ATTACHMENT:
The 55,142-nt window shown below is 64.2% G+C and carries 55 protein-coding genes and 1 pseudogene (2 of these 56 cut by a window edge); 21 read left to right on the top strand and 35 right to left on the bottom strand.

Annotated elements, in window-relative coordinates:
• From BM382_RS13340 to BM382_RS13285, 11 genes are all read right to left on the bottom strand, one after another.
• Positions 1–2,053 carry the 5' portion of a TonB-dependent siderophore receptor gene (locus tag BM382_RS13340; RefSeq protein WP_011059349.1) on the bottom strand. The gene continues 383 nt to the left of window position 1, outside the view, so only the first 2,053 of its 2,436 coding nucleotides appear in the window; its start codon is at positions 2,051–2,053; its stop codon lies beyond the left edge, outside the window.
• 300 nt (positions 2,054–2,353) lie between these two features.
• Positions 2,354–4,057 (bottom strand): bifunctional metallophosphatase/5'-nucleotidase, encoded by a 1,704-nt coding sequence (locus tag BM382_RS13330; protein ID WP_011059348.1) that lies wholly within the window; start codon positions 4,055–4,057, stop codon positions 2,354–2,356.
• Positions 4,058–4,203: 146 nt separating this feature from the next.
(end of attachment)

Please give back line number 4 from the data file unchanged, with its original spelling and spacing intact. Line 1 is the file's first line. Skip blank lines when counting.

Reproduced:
• Positions 1–2,053 carry the 5' portion of a TonB-dependent siderophore receptor gene (locus tag BM382_RS13340; RefSeq protein WP_011059349.1) on the bottom strand. The gene continues 383 nt to the left of window position 1, outside the view, so only the first 2,053 of its 2,436 coding nucleotides appear in the window; its start codon is at positions 2,051–2,053; its stop codon lies beyond the left edge, outside the window.